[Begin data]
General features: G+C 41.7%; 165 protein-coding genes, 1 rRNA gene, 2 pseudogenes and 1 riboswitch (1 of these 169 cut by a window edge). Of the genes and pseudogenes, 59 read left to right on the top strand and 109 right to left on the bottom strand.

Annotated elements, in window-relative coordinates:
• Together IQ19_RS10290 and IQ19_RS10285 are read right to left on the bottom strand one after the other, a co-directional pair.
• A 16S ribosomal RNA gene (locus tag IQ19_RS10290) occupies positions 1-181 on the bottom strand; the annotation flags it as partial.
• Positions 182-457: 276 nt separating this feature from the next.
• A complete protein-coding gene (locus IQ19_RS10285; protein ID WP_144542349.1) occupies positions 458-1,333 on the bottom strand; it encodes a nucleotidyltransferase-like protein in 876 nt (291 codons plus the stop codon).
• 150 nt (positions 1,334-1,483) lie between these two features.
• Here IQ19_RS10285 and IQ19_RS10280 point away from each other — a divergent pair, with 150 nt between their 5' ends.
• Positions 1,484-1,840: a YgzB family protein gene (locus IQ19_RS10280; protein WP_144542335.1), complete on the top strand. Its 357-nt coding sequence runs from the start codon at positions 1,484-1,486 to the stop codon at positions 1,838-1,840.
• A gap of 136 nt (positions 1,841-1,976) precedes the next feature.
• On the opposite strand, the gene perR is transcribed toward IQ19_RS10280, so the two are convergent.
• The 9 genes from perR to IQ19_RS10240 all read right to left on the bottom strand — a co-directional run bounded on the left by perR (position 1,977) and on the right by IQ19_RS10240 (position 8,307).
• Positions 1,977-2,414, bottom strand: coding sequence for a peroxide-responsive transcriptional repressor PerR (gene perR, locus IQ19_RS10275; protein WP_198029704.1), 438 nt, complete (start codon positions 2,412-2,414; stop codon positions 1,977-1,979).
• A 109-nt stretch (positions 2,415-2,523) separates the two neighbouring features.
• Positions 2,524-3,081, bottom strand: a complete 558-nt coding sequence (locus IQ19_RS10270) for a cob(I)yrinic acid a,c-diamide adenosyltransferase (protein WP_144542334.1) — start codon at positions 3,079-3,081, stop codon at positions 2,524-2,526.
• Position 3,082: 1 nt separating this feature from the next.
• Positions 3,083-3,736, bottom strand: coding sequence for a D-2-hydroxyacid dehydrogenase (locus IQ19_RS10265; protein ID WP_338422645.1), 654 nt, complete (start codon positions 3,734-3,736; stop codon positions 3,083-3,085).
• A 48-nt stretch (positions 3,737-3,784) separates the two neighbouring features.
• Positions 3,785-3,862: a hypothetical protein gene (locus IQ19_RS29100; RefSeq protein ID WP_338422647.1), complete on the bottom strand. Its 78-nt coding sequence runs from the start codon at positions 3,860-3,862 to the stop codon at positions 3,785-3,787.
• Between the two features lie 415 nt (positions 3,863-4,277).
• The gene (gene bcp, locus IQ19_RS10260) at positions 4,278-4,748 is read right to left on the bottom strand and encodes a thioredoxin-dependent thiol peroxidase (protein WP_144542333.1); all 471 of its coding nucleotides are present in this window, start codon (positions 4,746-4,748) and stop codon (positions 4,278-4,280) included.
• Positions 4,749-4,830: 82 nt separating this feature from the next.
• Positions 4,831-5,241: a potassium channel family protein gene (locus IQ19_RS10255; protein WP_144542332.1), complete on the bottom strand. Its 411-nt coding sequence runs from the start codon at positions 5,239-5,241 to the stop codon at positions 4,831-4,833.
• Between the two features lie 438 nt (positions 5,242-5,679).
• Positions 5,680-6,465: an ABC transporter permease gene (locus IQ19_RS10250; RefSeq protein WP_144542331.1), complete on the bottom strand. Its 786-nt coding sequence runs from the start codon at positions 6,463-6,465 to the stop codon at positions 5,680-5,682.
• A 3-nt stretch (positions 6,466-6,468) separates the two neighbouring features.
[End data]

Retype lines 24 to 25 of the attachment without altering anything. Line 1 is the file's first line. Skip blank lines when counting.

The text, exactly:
• Between the two features lie 438 nt (positions 5,242-5,679).
• Positions 5,680-6,465: an ABC transporter permease gene (locus IQ19_RS10250; RefSeq protein WP_144542331.1), complete on the bottom strand. Its 786-nt coding sequence runs from the start codon at positions 6,463-6,465 to the stop codon at positions 5,680-5,682.